And there, flipping through Genesis to find this week’s verb I found Jacob, speechless as well, but for very different reasons – and reading about it made me think about the different hues of silences in our lives.

Chapter 34 in Genesis starts innocently enough. Dinah, Jacob’s daughter, goes out to visit the local Canaanite girls, her neighbors. But violence follows: she is raped by a local prince who then claims her as a wife. Dina’s opinion on this is not mentioned – possibly silenced – as is so often the case with victims of violence, domestic abuse or rape. And, loudly, her father is, at first, also silent: “Now Jacob heard that he had defiled Dinah his daughter; and his sons were with his cattle in the field; and Jacob held his peace until they came.” (Genesis 34:5)

“Held his peace” is the King James Bible’s translation of ‘Ve’hechrish Yaakov.’ Other translations include ‘kept silent’ or ‘was quiet’ (very poetic translation – ‘held his peace’ – kept it inside, held it together…).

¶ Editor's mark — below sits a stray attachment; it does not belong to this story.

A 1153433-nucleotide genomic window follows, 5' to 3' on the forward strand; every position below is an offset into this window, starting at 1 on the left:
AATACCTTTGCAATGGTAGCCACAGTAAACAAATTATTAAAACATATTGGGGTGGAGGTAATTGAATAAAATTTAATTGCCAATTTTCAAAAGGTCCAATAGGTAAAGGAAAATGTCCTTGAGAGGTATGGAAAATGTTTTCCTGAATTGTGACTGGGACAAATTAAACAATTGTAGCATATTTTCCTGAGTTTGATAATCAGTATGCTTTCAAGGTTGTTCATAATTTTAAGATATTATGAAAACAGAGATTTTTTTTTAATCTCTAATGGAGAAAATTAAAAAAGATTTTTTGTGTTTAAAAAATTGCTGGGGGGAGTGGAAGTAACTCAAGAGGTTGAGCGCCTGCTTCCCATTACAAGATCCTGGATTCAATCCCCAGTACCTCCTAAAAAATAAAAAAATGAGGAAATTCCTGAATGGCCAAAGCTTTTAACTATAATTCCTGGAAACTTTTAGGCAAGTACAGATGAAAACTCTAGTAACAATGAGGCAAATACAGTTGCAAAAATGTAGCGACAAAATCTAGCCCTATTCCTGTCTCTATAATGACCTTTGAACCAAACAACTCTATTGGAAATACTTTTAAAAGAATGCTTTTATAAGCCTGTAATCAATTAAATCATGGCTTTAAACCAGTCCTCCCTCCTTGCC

I listen, in silence, to his deep silence at this moment in his life and I know that it is the silence of speechless pain. And maybe it is also the silence of the quiet hunter, waiting for the right moment to react, and, also the tense silence of fear.

But I wish he’d say something. One can argue that Jacob waited till his sons came home to deal with the situation, and that his silence is wise strategy. Maybe, but maybe not. If he would have spoken early on in protest or rage he may have been able to prevent the terrible massacre that his sons unleash on their neighbors in the following verses. And couldn’t he have said something to Dinah – a word of comfort? Is ‘speechless’ the best that Jacob can do at this moment? Guess so. I think of all the times outrage happens: so many of us are speechless when it comes to protest or condemnation or comfort. We may be ‘holding our peace’ – but by doing so – are we withholding peace from the world?